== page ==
So while I like the intent of Skye’s article, I think a more radical redefining of church and mission than what he is proposing is needed. Not just to save the structure of the church in hard times, but to help us reorient ourselves in relation to each other. We are the church, we all do mission – as individuals and as a group. As a 24/7 mom I don’t just want to be told that I’m doing mission already even if I can’t make it to some church meeting. I want to be with the church while I am being a mom – relating to others, serving with others, and being one with them. This isn’t about me being fed and then living my life (even if its for God), its about being in committed messy communion with believers as the church.

at least that’s the way I’d like it to be…


9 Responses leave one →
  1. December 11, 2008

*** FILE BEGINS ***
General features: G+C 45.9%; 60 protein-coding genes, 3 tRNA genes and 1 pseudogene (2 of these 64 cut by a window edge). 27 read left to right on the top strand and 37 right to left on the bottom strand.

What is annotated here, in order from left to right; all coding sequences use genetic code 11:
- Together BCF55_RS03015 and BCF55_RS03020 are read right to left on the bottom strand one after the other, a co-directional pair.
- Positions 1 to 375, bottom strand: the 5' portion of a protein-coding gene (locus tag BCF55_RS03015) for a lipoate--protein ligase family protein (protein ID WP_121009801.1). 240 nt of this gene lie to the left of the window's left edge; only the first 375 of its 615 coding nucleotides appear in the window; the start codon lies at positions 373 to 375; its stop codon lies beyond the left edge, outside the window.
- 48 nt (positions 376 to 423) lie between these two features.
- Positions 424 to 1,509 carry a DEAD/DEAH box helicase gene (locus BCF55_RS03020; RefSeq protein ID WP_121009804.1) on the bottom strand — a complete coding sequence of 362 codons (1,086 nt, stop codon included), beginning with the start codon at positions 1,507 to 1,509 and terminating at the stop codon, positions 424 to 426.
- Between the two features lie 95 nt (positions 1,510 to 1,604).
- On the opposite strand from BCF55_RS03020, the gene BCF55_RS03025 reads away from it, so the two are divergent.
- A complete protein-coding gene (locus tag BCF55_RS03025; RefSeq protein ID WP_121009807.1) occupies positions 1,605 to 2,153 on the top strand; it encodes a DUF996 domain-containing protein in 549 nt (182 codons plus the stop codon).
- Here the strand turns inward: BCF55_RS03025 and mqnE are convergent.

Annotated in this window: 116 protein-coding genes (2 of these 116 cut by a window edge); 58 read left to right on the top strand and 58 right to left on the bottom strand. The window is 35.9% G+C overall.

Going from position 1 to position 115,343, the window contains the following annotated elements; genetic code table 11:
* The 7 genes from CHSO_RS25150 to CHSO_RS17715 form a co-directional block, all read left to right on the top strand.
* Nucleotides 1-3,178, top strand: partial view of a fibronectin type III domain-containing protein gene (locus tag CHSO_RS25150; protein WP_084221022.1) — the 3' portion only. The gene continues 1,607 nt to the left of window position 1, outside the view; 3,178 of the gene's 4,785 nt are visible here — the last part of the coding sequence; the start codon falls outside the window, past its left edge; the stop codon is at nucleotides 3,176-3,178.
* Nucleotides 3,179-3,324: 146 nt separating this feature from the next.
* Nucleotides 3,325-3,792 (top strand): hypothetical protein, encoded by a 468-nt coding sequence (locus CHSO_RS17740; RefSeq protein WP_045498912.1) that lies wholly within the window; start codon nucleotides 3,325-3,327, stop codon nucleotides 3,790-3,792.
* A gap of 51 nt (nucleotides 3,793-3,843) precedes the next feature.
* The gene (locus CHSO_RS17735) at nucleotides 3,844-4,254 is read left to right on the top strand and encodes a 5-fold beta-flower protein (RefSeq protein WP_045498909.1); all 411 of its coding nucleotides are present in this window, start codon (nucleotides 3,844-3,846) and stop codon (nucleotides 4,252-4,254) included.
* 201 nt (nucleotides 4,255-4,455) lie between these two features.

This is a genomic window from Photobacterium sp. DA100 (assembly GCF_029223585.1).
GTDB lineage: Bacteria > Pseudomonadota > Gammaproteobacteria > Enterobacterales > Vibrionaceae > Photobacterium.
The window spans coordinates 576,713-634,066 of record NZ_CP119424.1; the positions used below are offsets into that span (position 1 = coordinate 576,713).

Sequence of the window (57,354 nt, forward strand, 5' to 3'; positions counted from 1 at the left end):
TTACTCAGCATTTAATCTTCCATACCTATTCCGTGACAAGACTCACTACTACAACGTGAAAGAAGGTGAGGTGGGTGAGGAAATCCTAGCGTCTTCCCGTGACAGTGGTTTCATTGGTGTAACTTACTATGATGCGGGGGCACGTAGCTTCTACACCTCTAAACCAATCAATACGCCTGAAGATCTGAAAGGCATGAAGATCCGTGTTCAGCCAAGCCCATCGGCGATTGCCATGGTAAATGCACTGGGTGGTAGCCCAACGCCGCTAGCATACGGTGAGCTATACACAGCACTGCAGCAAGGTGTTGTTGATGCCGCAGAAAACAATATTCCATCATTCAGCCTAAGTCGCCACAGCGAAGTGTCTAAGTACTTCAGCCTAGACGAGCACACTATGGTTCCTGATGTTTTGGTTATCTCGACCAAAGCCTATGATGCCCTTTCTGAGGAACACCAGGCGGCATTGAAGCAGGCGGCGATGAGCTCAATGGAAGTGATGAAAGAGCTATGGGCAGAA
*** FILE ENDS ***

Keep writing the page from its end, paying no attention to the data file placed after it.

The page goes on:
I hate to sound crass………there are mortgages to pay……..and that is the bottom line. Churches are in debt………and the debt is the tail that wags the dog.

    Many KNOW change is needed but they just can’t. Alienate too many people……….offerings decline……..and the Church goes bankrupt.

    And that many NOT be a bad idea.


  2. December 11, 2008

    i happen to think an economic downturn will bode well for the church in america. i work at a church where the people have been very mission focused though it is an “older” church with programs and a large building and multi-pastoral staff. i hope Christians will “test” God in this season and find that God is faithful. i hope Christians will be the ones living and showing our faith through our generosity, both with our time and money…

  3. December 11, 2008

    I agree with you that the “being fed and then living my life” model just doesn’t go deep enough. For one thing, living a life that is truly an alternative to the values and assumptions of the world around us takes the support of community, not just a sermon on Sunday. And as a Mom, being told you’re doing important ministry on the diaper patrol is nice, but it doesn’t break the inherent isolation of the job. Somehow church has to happen in our everyday lives, 24/7, or whatever you call the thing that happens on Sunday morning will remain pretty much the same. I wish I knew what that looked like…

  4. December 11, 2008